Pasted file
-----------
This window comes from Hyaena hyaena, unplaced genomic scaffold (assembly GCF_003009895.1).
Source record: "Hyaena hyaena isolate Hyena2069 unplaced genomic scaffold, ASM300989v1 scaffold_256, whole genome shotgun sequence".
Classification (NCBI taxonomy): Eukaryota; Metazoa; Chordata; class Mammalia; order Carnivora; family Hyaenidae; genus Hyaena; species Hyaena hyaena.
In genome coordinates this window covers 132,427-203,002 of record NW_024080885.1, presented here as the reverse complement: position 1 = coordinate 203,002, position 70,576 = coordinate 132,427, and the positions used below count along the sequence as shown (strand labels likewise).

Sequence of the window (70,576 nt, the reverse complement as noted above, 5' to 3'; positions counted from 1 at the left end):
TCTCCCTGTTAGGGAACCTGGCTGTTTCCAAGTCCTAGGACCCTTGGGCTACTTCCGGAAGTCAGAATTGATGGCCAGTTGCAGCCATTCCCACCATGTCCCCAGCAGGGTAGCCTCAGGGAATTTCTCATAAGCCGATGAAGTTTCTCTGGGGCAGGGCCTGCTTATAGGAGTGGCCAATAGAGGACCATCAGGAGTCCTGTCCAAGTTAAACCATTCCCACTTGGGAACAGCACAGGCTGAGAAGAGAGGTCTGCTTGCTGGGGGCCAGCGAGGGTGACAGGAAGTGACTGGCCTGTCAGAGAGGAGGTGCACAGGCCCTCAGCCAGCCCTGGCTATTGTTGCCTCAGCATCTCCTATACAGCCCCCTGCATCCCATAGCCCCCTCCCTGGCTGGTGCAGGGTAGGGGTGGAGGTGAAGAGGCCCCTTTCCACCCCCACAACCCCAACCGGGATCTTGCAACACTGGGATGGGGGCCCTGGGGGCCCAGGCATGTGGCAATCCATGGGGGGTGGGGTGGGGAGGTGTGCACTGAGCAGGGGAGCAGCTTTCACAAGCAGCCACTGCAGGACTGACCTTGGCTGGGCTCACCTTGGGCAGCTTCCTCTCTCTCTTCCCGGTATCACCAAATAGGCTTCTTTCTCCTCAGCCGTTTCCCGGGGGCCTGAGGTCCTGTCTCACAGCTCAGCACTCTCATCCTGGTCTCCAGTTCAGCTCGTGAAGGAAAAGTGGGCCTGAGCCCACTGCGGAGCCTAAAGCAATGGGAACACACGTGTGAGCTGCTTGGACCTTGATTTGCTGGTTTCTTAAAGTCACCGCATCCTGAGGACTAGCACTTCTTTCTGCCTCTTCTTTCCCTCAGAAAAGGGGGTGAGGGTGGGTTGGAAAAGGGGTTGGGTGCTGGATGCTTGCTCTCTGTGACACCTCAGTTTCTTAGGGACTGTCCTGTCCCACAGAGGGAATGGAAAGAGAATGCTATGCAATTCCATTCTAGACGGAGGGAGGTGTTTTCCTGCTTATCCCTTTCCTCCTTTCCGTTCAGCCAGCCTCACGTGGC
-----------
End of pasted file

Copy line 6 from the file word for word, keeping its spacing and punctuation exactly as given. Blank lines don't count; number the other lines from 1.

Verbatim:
TCTCCCTGTTAGGGAACCTGGCTGTTTCCAAGTCCTAGGACCCTTGGGCTACTTCCGGAAGTCAGAATTGATGGCCAGTTGCAGCCATTCCCACCATGTCCCCAGCAGGGTAGCCTCAGGGAATTTCTCATAAGCCGATGAAGTTTCTCTGGGGCAGGGCCTGCTTATAGGAGTGGCCAATAGAGGACCATCAGGAGTCCTGTCCAAGTTAAACCATTCCCACTTGGGAACAGCACAGGCTGAGAAGAGAGGTCTGCTTGCTGGGGGCCAGCGAGGGTGACAGGAAGTGACTGGCCTGTCAGAGAGGAGGTGCACAGGCCCTCAGCCAGCCCTGGCTATTGTTGCCTCAGCATCTCCTATACAGCCCCCTGCATCCCATAGCCCCCTCCCTGGCTGGTGCAGGGTAGGGGTGGAGGTGAAGAGGCCCCTTTCCACCCCCACAACCCCAACCGGGATCTTGCAACACTGGGATGGGGGCCCTGGGGGCCCAGGCATGTGGCAATCCATGGGGGGTGGGGTGGGGAGGTGTGCACTGAGCAGGGGAGCAGCTTTCACAAGCAGCCACTGCAGGACTGACCTTGGCTGGGCTCACCTTGGGCAGCTTCCTCTCTCTCTTCCCGGTATCACCAAATAGGCTTCTTTCTCCTCAGCCGTTTCCCGGGGGCCTGAGGTCCTGTCTCACAGCTCAGCACTCTCATCCTGGTCTCCAGTTCAGCTCGTGAAGGAAAAGTGGGCCTGAGCCCACTGCGGAGCCTAAAGCAATGGGAACACACGTGTGAGCTGCTTGGACCTTGATTTGCTGGTTTCTTAAAGTCACCGCATCCTGAGGACTAGCACTTCTTTCTGCCTCTTCTTTCCCTCAGAAAAGGGGGTGAGGGTGGGTTGGAAAAGGGGTTGGGTGCTGGATGCTTGCTCTCTGTGACACCTCAGTTTCTTAGGGACTGTCCTGTCCCACAGAGGGAATGGAAAGAGAATGCTATGCAATTCCATTCTAGACGGAGGGAGGTGTTTTCCTGCTTATCCCTTTCCTCCTTTCCGTTCAGCCAGCCTCACGTGGC